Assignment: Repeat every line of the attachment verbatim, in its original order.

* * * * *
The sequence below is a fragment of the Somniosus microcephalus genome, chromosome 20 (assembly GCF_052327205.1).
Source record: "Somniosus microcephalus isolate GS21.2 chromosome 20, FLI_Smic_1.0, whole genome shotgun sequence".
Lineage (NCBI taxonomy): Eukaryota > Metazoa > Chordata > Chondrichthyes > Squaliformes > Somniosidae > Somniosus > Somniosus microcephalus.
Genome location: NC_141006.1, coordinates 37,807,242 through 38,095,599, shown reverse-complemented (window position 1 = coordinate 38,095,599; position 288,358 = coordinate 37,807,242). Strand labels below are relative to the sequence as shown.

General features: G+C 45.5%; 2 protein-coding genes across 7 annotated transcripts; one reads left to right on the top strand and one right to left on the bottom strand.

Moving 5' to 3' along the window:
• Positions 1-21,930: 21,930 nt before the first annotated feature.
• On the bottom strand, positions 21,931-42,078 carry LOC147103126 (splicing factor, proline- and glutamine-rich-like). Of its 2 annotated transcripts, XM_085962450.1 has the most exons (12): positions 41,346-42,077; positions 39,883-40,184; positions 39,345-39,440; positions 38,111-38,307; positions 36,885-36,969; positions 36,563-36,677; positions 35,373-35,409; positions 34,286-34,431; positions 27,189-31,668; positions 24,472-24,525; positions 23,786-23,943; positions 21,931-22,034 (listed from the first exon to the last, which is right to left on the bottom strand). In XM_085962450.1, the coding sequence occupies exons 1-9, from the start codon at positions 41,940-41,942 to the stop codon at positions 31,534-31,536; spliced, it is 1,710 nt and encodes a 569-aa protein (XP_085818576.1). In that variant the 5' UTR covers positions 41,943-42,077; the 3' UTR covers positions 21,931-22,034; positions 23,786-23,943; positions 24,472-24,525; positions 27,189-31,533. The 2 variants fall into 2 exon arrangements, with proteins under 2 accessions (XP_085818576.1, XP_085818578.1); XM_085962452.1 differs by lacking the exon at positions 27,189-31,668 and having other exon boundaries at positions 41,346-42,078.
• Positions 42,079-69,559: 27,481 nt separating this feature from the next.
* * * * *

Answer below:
The sequence below is a fragment of the Somniosus microcephalus genome, chromosome 20 (assembly GCF_052327205.1).
Source record: "Somniosus microcephalus isolate GS21.2 chromosome 20, FLI_Smic_1.0, whole genome shotgun sequence".
Lineage (NCBI taxonomy): Eukaryota > Metazoa > Chordata > Chondrichthyes > Squaliformes > Somniosidae > Somniosus > Somniosus microcephalus.
Genome location: NC_141006.1, coordinates 37,807,242 through 38,095,599, shown reverse-complemented (window position 1 = coordinate 38,095,599; position 288,358 = coordinate 37,807,242). Strand labels below are relative to the sequence as shown.

General features: G+C 45.5%; 2 protein-coding genes across 7 annotated transcripts; one reads left to right on the top strand and one right to left on the bottom strand.

Moving 5' to 3' along the window:
• Positions 1-21,930: 21,930 nt before the first annotated feature.
• On the bottom strand, positions 21,931-42,078 carry LOC147103126 (splicing factor, proline- and glutamine-rich-like). Of its 2 annotated transcripts, XM_085962450.1 has the most exons (12): positions 41,346-42,077; positions 39,883-40,184; positions 39,345-39,440; positions 38,111-38,307; positions 36,885-36,969; positions 36,563-36,677; positions 35,373-35,409; positions 34,286-34,431; positions 27,189-31,668; positions 24,472-24,525; positions 23,786-23,943; positions 21,931-22,034 (listed from the first exon to the last, which is right to left on the bottom strand). In XM_085962450.1, the coding sequence occupies exons 1-9, from the start codon at positions 41,940-41,942 to the stop codon at positions 31,534-31,536; spliced, it is 1,710 nt and encodes a 569-aa protein (XP_085818576.1). In that variant the 5' UTR covers positions 41,943-42,077; the 3' UTR covers positions 21,931-22,034; positions 23,786-23,943; positions 24,472-24,525; positions 27,189-31,533. The 2 variants fall into 2 exon arrangements, with proteins under 2 accessions (XP_085818576.1, XP_085818578.1); XM_085962452.1 differs by lacking the exon at positions 27,189-31,668 and having other exon boundaries at positions 41,346-42,078.
• Positions 42,079-69,559: 27,481 nt separating this feature from the next.